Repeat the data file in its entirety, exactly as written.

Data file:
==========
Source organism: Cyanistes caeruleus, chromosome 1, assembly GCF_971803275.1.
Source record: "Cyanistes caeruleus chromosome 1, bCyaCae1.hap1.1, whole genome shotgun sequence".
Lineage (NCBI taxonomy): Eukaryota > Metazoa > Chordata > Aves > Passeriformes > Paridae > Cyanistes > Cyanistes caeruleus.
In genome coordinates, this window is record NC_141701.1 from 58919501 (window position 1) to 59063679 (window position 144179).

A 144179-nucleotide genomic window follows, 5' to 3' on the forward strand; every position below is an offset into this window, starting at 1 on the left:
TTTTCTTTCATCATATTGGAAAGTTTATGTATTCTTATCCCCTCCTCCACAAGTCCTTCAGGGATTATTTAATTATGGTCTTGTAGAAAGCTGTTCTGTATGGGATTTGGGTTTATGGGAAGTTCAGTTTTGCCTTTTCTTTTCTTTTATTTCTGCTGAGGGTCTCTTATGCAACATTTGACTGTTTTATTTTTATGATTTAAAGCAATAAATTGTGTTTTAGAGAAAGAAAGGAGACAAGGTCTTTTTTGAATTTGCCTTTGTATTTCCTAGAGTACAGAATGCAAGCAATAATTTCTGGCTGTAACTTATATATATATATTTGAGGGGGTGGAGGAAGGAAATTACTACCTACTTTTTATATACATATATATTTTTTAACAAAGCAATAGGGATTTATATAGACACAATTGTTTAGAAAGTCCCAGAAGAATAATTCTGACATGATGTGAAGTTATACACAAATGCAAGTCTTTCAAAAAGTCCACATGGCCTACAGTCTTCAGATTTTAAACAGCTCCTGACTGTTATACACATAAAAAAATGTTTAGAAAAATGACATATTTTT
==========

Source organism: Cyanistes caeruleus, chromosome 1, assembly GCF_971803275.1.
Source record: "Cyanistes caeruleus chromosome 1, bCyaCae1.hap1.1, whole genome shotgun sequence".
Lineage (NCBI taxonomy): Eukaryota > Metazoa > Chordata > Aves > Passeriformes > Paridae > Cyanistes > Cyanistes caeruleus.
In genome coordinates, this window is record NC_141701.1 from 58919501 (window position 1) to 59063679 (window position 144179).

A 144179-nucleotide genomic window follows, 5' to 3' on the forward strand; every position below is an offset into this window, starting at 1 on the left:
TTTTCTTTCATCATATTGGAAAGTTTATGTATTCTTATCCCCTCCTCCACAAGTCCTTCAGGGATTATTTAATTATGGTCTTGTAGAAAGCTGTTCTGTATGGGATTTGGGTTTATGGGAAGTTCAGTTTTGCCTTTTCTTTTCTTTTATTTCTGCTGAGGGTCTCTTATGCAACATTTGACTGTTTTATTTTTATGATTTAAAGCAATAAATTGTGTTTTAGAGAAAGAAAGGAGACAAGGTCTTTTTTGAATTTGCCTTTGTATTTCCTAGAGTACAGAATGCAAGCAATAATTTCTGGCTGTAACTTATATATATATATTTGAGGGGGTGGAGGAAGGAAATTACTACCTACTTTTTATATACATATATATTTTTTAACAAAGCAATAGGGATTTATATAGACACAATTGTTTAGAAAGTCCCAGAAGAATAATTCTGACATGATGTGAAGTTATACACAAATGCAAGTCTTTCAAAAAGTCCACATGGCCTACAGTCTTCAGATTTTAAACAGCTCCTGACTGTTATACACATAAAAAAATGTTTAGAAAAATGACATATTTTT